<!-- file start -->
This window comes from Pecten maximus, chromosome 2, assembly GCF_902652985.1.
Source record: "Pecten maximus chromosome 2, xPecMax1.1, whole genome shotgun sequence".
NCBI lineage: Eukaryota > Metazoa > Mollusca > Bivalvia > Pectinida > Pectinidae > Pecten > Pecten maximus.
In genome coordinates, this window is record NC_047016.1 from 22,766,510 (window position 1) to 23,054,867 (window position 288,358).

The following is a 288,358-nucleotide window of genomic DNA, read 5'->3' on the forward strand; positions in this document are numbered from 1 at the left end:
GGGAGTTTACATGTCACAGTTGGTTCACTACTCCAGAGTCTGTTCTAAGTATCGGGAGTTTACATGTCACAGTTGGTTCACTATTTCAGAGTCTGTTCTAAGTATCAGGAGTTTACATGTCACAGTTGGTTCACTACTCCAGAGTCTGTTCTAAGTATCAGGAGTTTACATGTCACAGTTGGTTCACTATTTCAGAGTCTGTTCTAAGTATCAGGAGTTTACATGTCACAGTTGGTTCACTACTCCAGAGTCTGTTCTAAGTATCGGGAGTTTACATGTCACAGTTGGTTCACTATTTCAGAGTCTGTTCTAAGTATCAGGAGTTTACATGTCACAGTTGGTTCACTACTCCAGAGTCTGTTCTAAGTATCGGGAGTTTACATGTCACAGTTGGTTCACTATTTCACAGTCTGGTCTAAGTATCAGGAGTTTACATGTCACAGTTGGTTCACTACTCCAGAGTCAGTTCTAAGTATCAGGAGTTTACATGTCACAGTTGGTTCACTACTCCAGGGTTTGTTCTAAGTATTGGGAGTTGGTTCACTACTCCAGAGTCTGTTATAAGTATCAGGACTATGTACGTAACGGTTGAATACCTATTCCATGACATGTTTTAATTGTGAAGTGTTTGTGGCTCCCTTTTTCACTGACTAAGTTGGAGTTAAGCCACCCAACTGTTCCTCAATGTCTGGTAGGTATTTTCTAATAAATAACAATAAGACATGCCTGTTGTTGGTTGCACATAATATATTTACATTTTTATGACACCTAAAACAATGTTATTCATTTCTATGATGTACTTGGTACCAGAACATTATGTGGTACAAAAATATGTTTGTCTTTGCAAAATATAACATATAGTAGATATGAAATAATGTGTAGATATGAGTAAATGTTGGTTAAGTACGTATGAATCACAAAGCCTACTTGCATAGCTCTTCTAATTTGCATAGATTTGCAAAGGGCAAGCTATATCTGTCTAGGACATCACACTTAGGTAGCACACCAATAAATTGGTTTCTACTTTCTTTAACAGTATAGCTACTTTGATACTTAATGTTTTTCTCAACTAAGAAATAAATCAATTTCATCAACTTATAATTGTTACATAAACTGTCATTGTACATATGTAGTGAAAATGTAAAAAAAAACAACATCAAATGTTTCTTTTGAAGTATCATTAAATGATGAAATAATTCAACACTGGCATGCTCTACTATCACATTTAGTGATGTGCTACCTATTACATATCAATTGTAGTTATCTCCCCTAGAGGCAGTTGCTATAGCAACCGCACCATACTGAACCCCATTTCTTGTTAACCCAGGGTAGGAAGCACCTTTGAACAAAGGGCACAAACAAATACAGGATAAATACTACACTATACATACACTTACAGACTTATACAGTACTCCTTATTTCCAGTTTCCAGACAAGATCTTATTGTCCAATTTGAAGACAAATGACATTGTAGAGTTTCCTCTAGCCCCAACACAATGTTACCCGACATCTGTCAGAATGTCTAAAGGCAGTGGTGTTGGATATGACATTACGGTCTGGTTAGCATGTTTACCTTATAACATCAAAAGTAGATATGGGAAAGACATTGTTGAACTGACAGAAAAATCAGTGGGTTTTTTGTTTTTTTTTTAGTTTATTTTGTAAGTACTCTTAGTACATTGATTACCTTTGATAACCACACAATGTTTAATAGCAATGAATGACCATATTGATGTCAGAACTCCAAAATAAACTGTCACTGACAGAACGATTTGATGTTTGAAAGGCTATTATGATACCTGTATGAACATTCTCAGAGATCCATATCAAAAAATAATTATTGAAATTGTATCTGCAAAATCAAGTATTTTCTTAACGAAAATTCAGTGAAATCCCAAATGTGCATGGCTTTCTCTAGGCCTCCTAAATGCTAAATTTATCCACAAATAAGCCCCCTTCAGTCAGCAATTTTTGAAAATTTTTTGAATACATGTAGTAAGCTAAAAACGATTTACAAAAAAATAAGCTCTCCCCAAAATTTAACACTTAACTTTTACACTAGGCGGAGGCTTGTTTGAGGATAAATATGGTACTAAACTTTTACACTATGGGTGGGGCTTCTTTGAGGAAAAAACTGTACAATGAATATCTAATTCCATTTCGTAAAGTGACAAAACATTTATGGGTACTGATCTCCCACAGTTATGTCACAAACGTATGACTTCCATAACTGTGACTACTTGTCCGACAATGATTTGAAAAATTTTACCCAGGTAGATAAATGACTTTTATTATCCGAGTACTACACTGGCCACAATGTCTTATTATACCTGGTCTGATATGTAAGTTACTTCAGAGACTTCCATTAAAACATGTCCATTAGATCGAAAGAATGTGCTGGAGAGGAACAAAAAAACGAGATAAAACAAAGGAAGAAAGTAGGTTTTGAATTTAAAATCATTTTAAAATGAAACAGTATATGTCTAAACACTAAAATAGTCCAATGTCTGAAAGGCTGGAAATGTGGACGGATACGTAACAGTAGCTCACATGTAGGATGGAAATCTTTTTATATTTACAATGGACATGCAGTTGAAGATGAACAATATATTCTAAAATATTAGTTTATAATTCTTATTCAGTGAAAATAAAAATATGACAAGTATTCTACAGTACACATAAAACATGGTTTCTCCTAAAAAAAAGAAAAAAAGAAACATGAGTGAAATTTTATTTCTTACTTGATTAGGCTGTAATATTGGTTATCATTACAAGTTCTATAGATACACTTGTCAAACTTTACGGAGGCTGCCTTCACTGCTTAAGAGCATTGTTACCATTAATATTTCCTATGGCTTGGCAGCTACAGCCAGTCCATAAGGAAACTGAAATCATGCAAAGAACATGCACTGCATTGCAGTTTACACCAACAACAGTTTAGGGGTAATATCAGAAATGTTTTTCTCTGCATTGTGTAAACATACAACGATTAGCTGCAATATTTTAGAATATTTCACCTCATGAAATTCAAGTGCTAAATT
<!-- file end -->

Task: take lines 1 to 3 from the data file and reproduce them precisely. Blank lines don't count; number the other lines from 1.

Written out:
This window comes from Pecten maximus, chromosome 2, assembly GCF_902652985.1.
Source record: "Pecten maximus chromosome 2, xPecMax1.1, whole genome shotgun sequence".
NCBI lineage: Eukaryota > Metazoa > Mollusca > Bivalvia > Pectinida > Pectinidae > Pecten > Pecten maximus.